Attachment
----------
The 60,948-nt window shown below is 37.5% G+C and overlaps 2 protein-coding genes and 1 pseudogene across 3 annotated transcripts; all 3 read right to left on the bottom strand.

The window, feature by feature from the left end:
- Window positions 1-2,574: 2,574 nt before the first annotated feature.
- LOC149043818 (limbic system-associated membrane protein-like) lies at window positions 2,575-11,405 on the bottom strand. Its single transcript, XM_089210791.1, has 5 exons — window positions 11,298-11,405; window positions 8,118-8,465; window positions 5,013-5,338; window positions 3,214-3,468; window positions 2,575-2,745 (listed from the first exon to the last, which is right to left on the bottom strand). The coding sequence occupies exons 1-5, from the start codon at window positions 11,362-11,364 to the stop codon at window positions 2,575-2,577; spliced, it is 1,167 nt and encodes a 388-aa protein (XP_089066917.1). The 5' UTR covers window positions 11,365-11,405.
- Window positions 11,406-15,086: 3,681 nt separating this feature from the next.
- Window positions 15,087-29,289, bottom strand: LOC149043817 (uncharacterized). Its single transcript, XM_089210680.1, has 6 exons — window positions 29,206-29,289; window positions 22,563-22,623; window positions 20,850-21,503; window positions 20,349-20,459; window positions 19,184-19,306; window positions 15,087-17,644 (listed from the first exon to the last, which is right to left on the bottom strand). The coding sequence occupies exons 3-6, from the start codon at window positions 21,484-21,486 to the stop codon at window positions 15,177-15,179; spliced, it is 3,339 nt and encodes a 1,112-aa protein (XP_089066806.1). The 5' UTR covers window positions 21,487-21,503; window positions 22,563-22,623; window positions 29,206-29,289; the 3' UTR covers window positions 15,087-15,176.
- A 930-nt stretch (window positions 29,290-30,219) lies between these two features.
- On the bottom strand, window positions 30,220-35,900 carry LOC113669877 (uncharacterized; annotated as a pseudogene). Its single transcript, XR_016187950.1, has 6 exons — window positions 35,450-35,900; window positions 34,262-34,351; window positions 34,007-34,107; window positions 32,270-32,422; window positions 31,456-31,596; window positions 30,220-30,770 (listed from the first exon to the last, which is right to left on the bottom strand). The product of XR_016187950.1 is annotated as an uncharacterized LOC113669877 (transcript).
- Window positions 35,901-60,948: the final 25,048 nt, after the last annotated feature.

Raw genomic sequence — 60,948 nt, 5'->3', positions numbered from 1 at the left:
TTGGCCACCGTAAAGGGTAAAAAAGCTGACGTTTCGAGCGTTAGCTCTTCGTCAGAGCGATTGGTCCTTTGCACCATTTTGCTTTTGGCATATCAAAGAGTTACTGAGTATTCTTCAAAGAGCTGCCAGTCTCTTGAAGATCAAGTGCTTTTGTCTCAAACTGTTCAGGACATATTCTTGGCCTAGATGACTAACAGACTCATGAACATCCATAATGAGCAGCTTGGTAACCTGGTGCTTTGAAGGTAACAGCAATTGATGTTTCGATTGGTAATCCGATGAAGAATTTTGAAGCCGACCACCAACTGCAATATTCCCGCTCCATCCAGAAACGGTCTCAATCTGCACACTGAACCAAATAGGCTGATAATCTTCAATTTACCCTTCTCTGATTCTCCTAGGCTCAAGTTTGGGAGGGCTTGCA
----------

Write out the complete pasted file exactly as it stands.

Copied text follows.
The 60,948-nt window shown below is 37.5% G+C and overlaps 2 protein-coding genes and 1 pseudogene across 3 annotated transcripts; all 3 read right to left on the bottom strand.

The window, feature by feature from the left end:
- Window positions 1-2,574: 2,574 nt before the first annotated feature.
- LOC149043818 (limbic system-associated membrane protein-like) lies at window positions 2,575-11,405 on the bottom strand. Its single transcript, XM_089210791.1, has 5 exons — window positions 11,298-11,405; window positions 8,118-8,465; window positions 5,013-5,338; window positions 3,214-3,468; window positions 2,575-2,745 (listed from the first exon to the last, which is right to left on the bottom strand). The coding sequence occupies exons 1-5, from the start codon at window positions 11,362-11,364 to the stop codon at window positions 2,575-2,577; spliced, it is 1,167 nt and encodes a 388-aa protein (XP_089066917.1). The 5' UTR covers window positions 11,365-11,405.
- Window positions 11,406-15,086: 3,681 nt separating this feature from the next.
- Window positions 15,087-29,289, bottom strand: LOC149043817 (uncharacterized). Its single transcript, XM_089210680.1, has 6 exons — window positions 29,206-29,289; window positions 22,563-22,623; window positions 20,850-21,503; window positions 20,349-20,459; window positions 19,184-19,306; window positions 15,087-17,644 (listed from the first exon to the last, which is right to left on the bottom strand). The coding sequence occupies exons 3-6, from the start codon at window positions 21,484-21,486 to the stop codon at window positions 15,177-15,179; spliced, it is 3,339 nt and encodes a 1,112-aa protein (XP_089066806.1). The 5' UTR covers window positions 21,487-21,503; window positions 22,563-22,623; window positions 29,206-29,289; the 3' UTR covers window positions 15,087-15,176.
- A 930-nt stretch (window positions 29,290-30,219) lies between these two features.
- On the bottom strand, window positions 30,220-35,900 carry LOC113669877 (uncharacterized; annotated as a pseudogene). Its single transcript, XR_016187950.1, has 6 exons — window positions 35,450-35,900; window positions 34,262-34,351; window positions 34,007-34,107; window positions 32,270-32,422; window positions 31,456-31,596; window positions 30,220-30,770 (listed from the first exon to the last, which is right to left on the bottom strand). The product of XR_016187950.1 is annotated as an uncharacterized LOC113669877 (transcript).
- Window positions 35,901-60,948: the final 25,048 nt, after the last annotated feature.

Raw genomic sequence — 60,948 nt, 5'->3', positions numbered from 1 at the left:
TTGGCCACCGTAAAGGGTAAAAAAGCTGACGTTTCGAGCGTTAGCTCTTCGTCAGAGCGATTGGTCCTTTGCACCATTTTGCTTTTGGCATATCAAAGAGTTACTGAGTATTCTTCAAAGAGCTGCCAGTCTCTTGAAGATCAAGTGCTTTTGTCTCAAACTGTTCAGGACATATTCTTGGCCTAGATGACTAACAGACTCATGAACATCCATAATGAGCAGCTTGGTAACCTGGTGCTTTGAAGGTAACAGCAATTGATGTTTCGATTGGTAATCCGATGAAGAATTTTGAAGCCGACCACCAACTGCAATATTCCCGCTCCATCCAGAAACGGTCTCAATCTGCACACTGAACCAAATAGGCTGATAATCTTCAATTTACCCTTCTCTGATTCTCCTAGGCTCAAGTTTGGGAGGGCTTGCA